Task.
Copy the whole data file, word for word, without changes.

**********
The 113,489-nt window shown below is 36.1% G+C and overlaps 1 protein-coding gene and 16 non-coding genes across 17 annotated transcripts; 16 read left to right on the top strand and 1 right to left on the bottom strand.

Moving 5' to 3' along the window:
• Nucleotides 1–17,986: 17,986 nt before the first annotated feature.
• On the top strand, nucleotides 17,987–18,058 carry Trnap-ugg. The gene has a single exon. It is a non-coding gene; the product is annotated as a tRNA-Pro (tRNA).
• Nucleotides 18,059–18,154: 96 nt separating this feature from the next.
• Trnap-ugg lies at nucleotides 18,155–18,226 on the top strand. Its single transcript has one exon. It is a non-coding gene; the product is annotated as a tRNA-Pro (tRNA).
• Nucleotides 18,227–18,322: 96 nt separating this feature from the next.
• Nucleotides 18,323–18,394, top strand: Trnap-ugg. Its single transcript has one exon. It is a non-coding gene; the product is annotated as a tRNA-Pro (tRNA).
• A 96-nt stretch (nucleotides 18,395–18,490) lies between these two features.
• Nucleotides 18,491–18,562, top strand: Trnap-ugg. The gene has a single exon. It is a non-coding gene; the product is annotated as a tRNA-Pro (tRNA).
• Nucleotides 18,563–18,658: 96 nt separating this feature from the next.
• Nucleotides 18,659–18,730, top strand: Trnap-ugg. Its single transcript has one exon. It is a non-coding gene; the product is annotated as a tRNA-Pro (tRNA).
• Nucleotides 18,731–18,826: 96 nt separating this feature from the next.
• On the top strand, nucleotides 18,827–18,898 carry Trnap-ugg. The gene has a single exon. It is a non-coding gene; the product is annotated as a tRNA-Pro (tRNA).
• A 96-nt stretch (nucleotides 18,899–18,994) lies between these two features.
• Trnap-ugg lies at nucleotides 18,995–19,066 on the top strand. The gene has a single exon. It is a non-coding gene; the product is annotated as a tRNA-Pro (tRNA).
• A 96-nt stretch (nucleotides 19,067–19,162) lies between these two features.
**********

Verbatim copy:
The 113,489-nt window shown below is 36.1% G+C and overlaps 1 protein-coding gene and 16 non-coding genes across 17 annotated transcripts; 16 read left to right on the top strand and 1 right to left on the bottom strand.

Moving 5' to 3' along the window:
• Nucleotides 1–17,986: 17,986 nt before the first annotated feature.
• On the top strand, nucleotides 17,987–18,058 carry Trnap-ugg. The gene has a single exon. It is a non-coding gene; the product is annotated as a tRNA-Pro (tRNA).
• Nucleotides 18,059–18,154: 96 nt separating this feature from the next.
• Trnap-ugg lies at nucleotides 18,155–18,226 on the top strand. Its single transcript has one exon. It is a non-coding gene; the product is annotated as a tRNA-Pro (tRNA).
• Nucleotides 18,227–18,322: 96 nt separating this feature from the next.
• Nucleotides 18,323–18,394, top strand: Trnap-ugg. Its single transcript has one exon. It is a non-coding gene; the product is annotated as a tRNA-Pro (tRNA).
• A 96-nt stretch (nucleotides 18,395–18,490) lies between these two features.
• Nucleotides 18,491–18,562, top strand: Trnap-ugg. The gene has a single exon. It is a non-coding gene; the product is annotated as a tRNA-Pro (tRNA).
• Nucleotides 18,563–18,658: 96 nt separating this feature from the next.
• Nucleotides 18,659–18,730, top strand: Trnap-ugg. Its single transcript has one exon. It is a non-coding gene; the product is annotated as a tRNA-Pro (tRNA).
• Nucleotides 18,731–18,826: 96 nt separating this feature from the next.
• On the top strand, nucleotides 18,827–18,898 carry Trnap-ugg. The gene has a single exon. It is a non-coding gene; the product is annotated as a tRNA-Pro (tRNA).
• A 96-nt stretch (nucleotides 18,899–18,994) lies between these two features.
• Trnap-ugg lies at nucleotides 18,995–19,066 on the top strand. The gene has a single exon. It is a non-coding gene; the product is annotated as a tRNA-Pro (tRNA).
• A 96-nt stretch (nucleotides 19,067–19,162) lies between these two features.